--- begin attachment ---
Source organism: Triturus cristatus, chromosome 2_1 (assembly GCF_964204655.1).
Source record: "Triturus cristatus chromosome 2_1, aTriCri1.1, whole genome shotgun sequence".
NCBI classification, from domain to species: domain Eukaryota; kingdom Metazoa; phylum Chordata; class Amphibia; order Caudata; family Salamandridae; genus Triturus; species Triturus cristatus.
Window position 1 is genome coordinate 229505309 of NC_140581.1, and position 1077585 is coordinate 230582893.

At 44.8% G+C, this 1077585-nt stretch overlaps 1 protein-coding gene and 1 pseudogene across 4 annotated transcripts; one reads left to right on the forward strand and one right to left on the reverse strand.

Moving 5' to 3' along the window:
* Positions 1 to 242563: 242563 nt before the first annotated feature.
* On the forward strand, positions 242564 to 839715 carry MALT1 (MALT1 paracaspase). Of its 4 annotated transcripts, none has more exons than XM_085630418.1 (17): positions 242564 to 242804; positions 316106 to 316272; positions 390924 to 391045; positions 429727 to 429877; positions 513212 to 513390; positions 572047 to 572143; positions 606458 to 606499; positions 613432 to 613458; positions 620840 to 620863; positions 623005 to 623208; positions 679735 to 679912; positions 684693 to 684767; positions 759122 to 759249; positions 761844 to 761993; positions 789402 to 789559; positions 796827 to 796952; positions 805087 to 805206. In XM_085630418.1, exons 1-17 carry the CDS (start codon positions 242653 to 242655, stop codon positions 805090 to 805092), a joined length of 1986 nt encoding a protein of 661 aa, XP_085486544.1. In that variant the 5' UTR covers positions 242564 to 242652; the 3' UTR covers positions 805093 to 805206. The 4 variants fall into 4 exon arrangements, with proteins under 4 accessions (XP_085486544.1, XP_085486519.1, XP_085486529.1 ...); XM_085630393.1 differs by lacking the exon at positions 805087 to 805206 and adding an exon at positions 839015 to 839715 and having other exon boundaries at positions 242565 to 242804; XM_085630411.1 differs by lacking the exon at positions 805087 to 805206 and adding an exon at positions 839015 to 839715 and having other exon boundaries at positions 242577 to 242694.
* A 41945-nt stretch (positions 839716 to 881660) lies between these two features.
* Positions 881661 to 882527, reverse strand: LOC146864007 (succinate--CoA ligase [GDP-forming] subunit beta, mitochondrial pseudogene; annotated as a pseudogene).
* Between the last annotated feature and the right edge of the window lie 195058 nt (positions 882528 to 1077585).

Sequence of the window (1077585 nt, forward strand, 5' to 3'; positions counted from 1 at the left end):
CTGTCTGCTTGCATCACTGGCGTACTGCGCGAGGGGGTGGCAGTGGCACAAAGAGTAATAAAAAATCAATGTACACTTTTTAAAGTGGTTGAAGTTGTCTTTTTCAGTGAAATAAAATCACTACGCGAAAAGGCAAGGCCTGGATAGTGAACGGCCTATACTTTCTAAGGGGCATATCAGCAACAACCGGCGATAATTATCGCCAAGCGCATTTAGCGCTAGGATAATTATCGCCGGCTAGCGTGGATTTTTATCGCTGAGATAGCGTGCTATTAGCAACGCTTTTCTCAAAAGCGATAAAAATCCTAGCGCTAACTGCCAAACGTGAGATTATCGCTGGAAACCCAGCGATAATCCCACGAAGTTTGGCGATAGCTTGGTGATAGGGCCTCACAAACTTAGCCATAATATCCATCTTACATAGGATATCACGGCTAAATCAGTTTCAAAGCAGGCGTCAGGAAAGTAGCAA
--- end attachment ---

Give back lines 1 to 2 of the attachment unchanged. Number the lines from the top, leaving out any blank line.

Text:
Source organism: Triturus cristatus, chromosome 2_1 (assembly GCF_964204655.1).
Source record: "Triturus cristatus chromosome 2_1, aTriCri1.1, whole genome shotgun sequence".